I’ll walk you through the steps.
This is how my pizzelle come out of the iron. There’s always that extra edge around the design. That’s what you want to achieve; always better to have extra to cut off than not enough to form the entire pattern.
I place the cookie on a cutting board and slowly/gently cut off the extra around the edge.
You’ll end up with the majority of it gone, but the edges are still rough and craggy. You won’t be able to get these off with a knife; the cookie will crack or break.
That’s why the best tool for the job is a Microplane. Slowly start to grind away the edges & smooth out the sides. I like to rock the cookie back and forth to ensure a perfect, circular shape.
Ta-da! This looks better (and it tastes better) than store-bought!
Oh the things you can do with Pizzelle Cookies
The other thing I love about Pizzelle Cookies is they are super versatile. You can make ALL kinds of desserts! You can dip them in chocolate, sandwich between ganache or buttercream, form into ice cream bowls, cannoli shells…break them into pieces for cannoli dip…
Not to mention, all of the different flavors you can add to the batter! Anise, vanilla, almond, orange, lemon…
The ornate irons that form these cookies make them beautiful as is, but I’ve also jazzed it up by coloring the batter to form a beautiful rainbow. I love making these different colors. One time I made them for a baby shower and did a pink ombre look. It was so gorgeous!
Pizzelles are a thin, crisp, aromatic wafflely shaped cookie which are traditional to Italians. They are delicious plain, covered in powdered sugar, dipped in chocolate, formed into cannoli shells, ice cream bowls, sandwiched with buttercream or ganache...the options are endless!
- 3 large eggs
- 1/2 c unsalted butter
- 3/4 c granulated sugar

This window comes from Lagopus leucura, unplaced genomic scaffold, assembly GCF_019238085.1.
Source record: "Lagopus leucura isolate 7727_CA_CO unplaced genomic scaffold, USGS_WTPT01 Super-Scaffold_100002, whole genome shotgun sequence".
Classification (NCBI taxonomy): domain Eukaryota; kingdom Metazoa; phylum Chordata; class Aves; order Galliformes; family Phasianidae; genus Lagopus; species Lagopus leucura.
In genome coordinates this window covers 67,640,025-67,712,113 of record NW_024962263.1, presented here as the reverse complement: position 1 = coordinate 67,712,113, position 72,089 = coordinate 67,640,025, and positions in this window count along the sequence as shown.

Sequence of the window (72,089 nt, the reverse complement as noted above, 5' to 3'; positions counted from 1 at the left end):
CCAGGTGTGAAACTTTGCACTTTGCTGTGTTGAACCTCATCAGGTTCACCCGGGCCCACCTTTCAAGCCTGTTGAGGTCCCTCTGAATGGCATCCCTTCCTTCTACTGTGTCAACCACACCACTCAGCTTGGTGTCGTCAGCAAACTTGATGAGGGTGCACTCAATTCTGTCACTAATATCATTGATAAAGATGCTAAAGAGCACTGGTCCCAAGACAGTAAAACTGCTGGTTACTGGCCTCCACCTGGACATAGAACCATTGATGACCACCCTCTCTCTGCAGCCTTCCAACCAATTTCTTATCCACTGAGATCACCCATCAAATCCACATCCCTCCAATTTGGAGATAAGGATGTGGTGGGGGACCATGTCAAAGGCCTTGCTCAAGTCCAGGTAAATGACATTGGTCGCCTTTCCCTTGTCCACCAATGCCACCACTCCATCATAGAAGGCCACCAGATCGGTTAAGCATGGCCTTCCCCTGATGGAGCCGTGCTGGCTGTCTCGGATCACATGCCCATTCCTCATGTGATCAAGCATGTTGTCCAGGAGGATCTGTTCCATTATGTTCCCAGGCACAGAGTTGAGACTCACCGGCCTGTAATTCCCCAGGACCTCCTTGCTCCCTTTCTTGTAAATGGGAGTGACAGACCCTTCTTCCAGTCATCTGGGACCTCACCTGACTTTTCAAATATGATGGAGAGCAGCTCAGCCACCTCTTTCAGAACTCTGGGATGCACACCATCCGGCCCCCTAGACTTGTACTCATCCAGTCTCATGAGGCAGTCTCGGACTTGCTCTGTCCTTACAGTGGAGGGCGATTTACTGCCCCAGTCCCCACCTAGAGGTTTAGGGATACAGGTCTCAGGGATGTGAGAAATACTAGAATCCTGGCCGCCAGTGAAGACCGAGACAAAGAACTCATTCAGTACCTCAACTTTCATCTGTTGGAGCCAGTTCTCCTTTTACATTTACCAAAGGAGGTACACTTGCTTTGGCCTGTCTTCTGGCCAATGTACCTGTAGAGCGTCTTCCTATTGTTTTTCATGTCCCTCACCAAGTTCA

- 3/8 tsp salt
- 1 tsp vanilla extract or anise, lemon, almond extracts can also be used!
- 1 3/4 c all purpose flour
- 2 tsp baking powder
Melt the butter in a microwave safe bowl and set aside.
In a large bowl, beat the eggs, sugar, salt, and vanilla (or other extract) until well combined.
Stir in the flour and baking powder, mixing until smooth.
Lastly, add the cooled, melted butter, again mixing until smooth; the batter will be thick and sticky, and get even more stiff as it it sits.
At this point, you can color your batter if you want. Add desired amount of food color gel and mix in until fully incorporated. To make different colors, divide the batter into separate bowls and color each one accordingly.
Heat your pizzelle iron. Once it's ready to go, you can give it a quick spritz of nonstick canola oil spray or you can use a silicone basting brush to oil it up.
Using a cookie scoop, put about 1-2tbsp of batter (depending on the size of your iron, you may have to experiment!) onto each pizzelle pattern. Cook the pizzelle according to the instructions that came with your iron. Usually, they take about 2 minutes to turn a darker golden-brown. I take mine out at the first sign of golden brown which keeps them soft but still crisp enough.
Once finished baking, use a fork to gently lift the pizzelle onto a baking rack to cool. If forming the cookie into a shape (i.e. cannoli shell), form the cookie immediately after baking and allow to cool on the mold.
- I personally have the Cuisinart iron, and I've found the perfect temp is on the #3 setting- it bakes them perfectly, just a hint of golden brown and crisp.
- To oil the iron, I use a silicone basting brush (which is safe to use up to 600 degrees) dipped in canola or vegetable oil.
- For chocolate pizzelle, in a small bowl mix 3 tbsp of cocoa powder and 1 tbsp canola oil. Add to the batter last.
Recipe from: King Arthur Flour